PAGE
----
Parents--Newbie needs help

How do you survive the first few months of crying-for-no-reason hell? I have a 7 week old baby and he is a sweety for the most part. However, every single day from the time he wakes up until late afternoon, he HAS to be held by me. Mom needs to go to the bathroom, too bad. Forget about eating or cleaning either.

Of course he’s fed, changed, cuddled etc but if I put him down for 2 seconds it’s wailing time. A few hours of this and I’m ready to put my head in the oven. Of course when his father gets home he’s fine. I love him to death but I get frustrated and then feel guilty after that.

I’m not sure if I need advice or empathy, but both are welcome.

There is an excellent book called “The Happiest Baby on the Block” that has very good recommendations for soothing babies that cry frequently. I have heard a lot of people swear by it. The idea is that you recreate the womb environment by using tight swaddling, white noise, rocking motions, and a few other things I can’t remember anymore. Anyway, probably worth a read. In the meantime just remind yourself that before you know it, he’ll be getting on the bus to kindergarten and you’ll be wondering what to do with yourself all morning long. Hang in there.

I took the easy way out and held mine constantly. They’ve turned out relatively normal so far. When I got tired of not being able to do anything I asked myself what was more important than holding the baby, if I had a good answer I would go do it, if not, it was on the couch with the baby.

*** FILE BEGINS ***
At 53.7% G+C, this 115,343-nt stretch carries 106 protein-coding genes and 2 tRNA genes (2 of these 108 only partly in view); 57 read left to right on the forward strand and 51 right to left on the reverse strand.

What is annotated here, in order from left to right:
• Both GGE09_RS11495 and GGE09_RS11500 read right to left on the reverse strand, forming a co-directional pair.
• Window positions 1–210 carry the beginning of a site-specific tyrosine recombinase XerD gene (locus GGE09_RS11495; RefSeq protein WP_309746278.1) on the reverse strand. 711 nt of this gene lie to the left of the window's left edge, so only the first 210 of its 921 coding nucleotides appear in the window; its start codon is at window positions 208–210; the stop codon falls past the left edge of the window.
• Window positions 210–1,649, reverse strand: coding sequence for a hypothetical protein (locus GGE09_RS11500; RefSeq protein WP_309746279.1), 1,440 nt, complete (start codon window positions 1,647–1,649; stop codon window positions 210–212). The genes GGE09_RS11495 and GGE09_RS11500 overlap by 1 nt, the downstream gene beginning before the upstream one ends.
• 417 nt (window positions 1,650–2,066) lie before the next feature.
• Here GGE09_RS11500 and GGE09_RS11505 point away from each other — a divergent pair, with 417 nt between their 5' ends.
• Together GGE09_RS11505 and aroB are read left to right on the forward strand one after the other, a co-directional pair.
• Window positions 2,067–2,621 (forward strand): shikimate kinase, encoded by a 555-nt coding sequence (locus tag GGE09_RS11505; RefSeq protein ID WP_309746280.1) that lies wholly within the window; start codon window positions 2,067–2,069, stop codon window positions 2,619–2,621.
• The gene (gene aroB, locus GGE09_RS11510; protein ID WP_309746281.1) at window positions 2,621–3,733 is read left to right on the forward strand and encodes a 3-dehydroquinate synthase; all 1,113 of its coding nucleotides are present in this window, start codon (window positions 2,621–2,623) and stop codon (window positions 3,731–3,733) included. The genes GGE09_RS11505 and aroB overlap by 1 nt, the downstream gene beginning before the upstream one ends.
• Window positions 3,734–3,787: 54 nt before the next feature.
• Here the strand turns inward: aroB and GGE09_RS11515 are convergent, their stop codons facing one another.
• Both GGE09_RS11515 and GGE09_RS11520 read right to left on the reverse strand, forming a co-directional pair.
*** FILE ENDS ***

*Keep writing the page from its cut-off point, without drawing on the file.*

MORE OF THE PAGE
Don’t worry, this phase will pass. In the mean time you could try a sling, or a baby swing (if you haven’t already)

I’ve heard many good reviews on the book “Happiest baby…”, I’m going to Amazon now to order it.

FTR, I DO hold the baby all the time and nothing like internet or TV is more important. Not even showering or cleaning the house. But I do need to go to the bathroom and eat!
I have tried the sling and swing too, sometimes they work for a bit. I’ve had a really BAD 5 days as my husband was out of town. I think I’m just a little overwhelmed.

We have a four month old and usually one of us has to hold him. He will take naps in the swing and goes to sleep well at night only gets up once around 2am for about half an hour. He has a floor gym that he will tolerate for a few minutes and a bouncer, but the rest of the time he demands to be held. I love the little guy far more than I ever thought I would love something. Yeah I am a first time dad.

For the first two months he lived on my wifes lap on the couch. She ate there I cooked all her meals and she ate them with the baby in her lap. The only break she got was when I could get him to fall asleep on my chest.